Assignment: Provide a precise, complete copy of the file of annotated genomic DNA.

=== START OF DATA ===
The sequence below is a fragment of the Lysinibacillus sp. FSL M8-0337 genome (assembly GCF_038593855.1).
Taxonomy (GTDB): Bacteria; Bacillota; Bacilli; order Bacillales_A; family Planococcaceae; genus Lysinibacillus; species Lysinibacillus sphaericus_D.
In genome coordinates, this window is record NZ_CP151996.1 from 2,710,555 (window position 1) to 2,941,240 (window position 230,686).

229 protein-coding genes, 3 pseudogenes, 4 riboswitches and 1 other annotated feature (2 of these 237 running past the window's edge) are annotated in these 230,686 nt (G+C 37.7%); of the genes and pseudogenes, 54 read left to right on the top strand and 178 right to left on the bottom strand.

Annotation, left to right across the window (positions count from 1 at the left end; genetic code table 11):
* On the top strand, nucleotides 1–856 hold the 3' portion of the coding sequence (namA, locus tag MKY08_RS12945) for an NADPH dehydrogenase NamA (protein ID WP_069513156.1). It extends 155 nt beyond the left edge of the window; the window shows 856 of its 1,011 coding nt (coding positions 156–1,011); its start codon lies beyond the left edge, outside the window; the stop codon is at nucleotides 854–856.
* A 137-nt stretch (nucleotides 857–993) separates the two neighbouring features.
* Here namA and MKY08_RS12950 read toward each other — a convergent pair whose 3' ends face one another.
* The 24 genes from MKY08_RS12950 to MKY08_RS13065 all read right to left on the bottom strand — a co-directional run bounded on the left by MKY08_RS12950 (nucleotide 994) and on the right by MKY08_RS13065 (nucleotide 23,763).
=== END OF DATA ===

The sequence below is a fragment of the Lysinibacillus sp. FSL M8-0337 genome (assembly GCF_038593855.1).
Taxonomy (GTDB): Bacteria; Bacillota; Bacilli; order Bacillales_A; family Planococcaceae; genus Lysinibacillus; species Lysinibacillus sphaericus_D.
In genome coordinates, this window is record NZ_CP151996.1 from 2,710,555 (window position 1) to 2,941,240 (window position 230,686).

229 protein-coding genes, 3 pseudogenes, 4 riboswitches and 1 other annotated feature (2 of these 237 running past the window's edge) are annotated in these 230,686 nt (G+C 37.7%); of the genes and pseudogenes, 54 read left to right on the top strand and 178 right to left on the bottom strand.

Annotation, left to right across the window (positions count from 1 at the left end; genetic code table 11):
* On the top strand, nucleotides 1–856 hold the 3' portion of the coding sequence (namA, locus tag MKY08_RS12945) for an NADPH dehydrogenase NamA (protein ID WP_069513156.1). It extends 155 nt beyond the left edge of the window; the window shows 856 of its 1,011 coding nt (coding positions 156–1,011); its start codon lies beyond the left edge, outside the window; the stop codon is at nucleotides 854–856.
* A 137-nt stretch (nucleotides 857–993) separates the two neighbouring features.
* Here namA and MKY08_RS12950 read toward each other — a convergent pair whose 3' ends face one another.
* The 24 genes from MKY08_RS12950 to MKY08_RS13065 all read right to left on the bottom strand — a co-directional run bounded on the left by MKY08_RS12950 (nucleotide 994) and on the right by MKY08_RS13065 (nucleotide 23,763).